Welcome to How to Shave! In the following guide we will teach you the best way to shave; an eco-friendly, tried and true method of shaving that has been around for over 150 years. Wet shaving is seeing a great revival because of its simplicity, earth-friendliness, and renown for better care of the male face. The wet shaving method can be lathered up in three simple steps: Pre-shave, The Shave, and Post-Shave.
Phase 1: The Pre-Shave
Preparation (from here on we’ll call it “Prep”) is about getting your hair ready to shave. This is by far the most important part of the manly ritual of shaving, and can really make or break a good shave. The key ingredient here is hot water. I mean we are talking about wet-shaving after all.
Hot water softens the outer protective layer of the hair, called the cuticle. The cuticle is made of keratin fibers which when exposed to hot water, will begin to soften and expand revealing breaks in those fibers. This gentlemen, is where the rubber meets the road. Once open, the water will seep into the inner part of the hair softening both the inner core and the outer cuticle layer of the hair. This action makes the hair soft, and much more easy to cut. Guys, dry human hair has the same hardness as copper wire at the same diameter! That’s tough stuff, so to help make your shave a more pleasant Prep with hot water.
See also: Manscaping 101
But how do we do that?
Two easy methods will help Prep your hair for shaving:
- The easiest and most common method is to take a hot shower. All the water and steam as you bathe will take action and leave you ready to start your shave. This is most convenient for the guy on the go.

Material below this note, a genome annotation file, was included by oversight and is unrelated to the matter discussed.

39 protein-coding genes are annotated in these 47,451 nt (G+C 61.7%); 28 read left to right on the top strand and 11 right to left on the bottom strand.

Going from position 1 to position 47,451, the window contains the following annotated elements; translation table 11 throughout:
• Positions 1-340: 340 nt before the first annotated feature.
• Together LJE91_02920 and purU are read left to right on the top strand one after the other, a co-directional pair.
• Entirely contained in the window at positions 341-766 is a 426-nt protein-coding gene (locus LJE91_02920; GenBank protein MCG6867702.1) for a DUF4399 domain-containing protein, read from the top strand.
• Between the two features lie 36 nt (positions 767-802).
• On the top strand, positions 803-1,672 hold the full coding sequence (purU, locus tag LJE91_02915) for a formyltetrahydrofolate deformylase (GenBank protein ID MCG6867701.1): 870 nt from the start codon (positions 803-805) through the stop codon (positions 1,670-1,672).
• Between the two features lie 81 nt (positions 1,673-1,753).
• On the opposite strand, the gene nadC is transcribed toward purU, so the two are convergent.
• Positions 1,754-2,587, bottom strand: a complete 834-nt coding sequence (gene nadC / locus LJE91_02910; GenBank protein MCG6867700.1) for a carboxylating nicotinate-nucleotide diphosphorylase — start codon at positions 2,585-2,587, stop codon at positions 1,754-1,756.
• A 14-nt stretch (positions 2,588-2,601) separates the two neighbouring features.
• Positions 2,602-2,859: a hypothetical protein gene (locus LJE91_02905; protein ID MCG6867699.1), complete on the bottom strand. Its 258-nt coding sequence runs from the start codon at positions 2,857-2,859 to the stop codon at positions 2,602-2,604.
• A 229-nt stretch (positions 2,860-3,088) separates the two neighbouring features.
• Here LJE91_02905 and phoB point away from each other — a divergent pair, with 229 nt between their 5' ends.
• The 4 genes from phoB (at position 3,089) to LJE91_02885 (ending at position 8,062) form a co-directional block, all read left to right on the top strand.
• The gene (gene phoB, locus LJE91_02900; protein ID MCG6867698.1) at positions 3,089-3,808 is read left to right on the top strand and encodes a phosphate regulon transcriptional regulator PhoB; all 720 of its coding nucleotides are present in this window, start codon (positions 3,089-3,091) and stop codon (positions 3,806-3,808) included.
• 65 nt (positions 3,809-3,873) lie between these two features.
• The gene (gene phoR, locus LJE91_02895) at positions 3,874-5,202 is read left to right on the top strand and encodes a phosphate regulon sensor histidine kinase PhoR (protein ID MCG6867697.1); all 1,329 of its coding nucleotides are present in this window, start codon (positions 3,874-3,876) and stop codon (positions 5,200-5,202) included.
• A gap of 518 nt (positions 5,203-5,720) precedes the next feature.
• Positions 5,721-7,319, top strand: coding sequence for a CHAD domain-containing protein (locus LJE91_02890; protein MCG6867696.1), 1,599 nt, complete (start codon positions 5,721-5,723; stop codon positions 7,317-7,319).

- The second method of Prep, a hot towel soak, is a little bit more time intensive but will be more luxurious and rewarding. Take a large hand towel and soak it in water that is as hot as you can stand. Wring just enough water out to keep it from dripping all over and wrap your face with it. Leave the towel on for approximately two minutes. This will allow enough time for the heat and moisture to have an effect on the hairs. Remove the towel and then shave. For an even more beneficial hot towel soak, repeat the process a second time but lather up before placing the towel on again. The soap will help break down the hair cuticle even more for softer hair.
Including one of these methods of Prep in your daily routine will greatly improve your shave. Proper Prep reduces the discomfort some men find in shaving, as well as gives all men a smoother shave, with less irritated skin.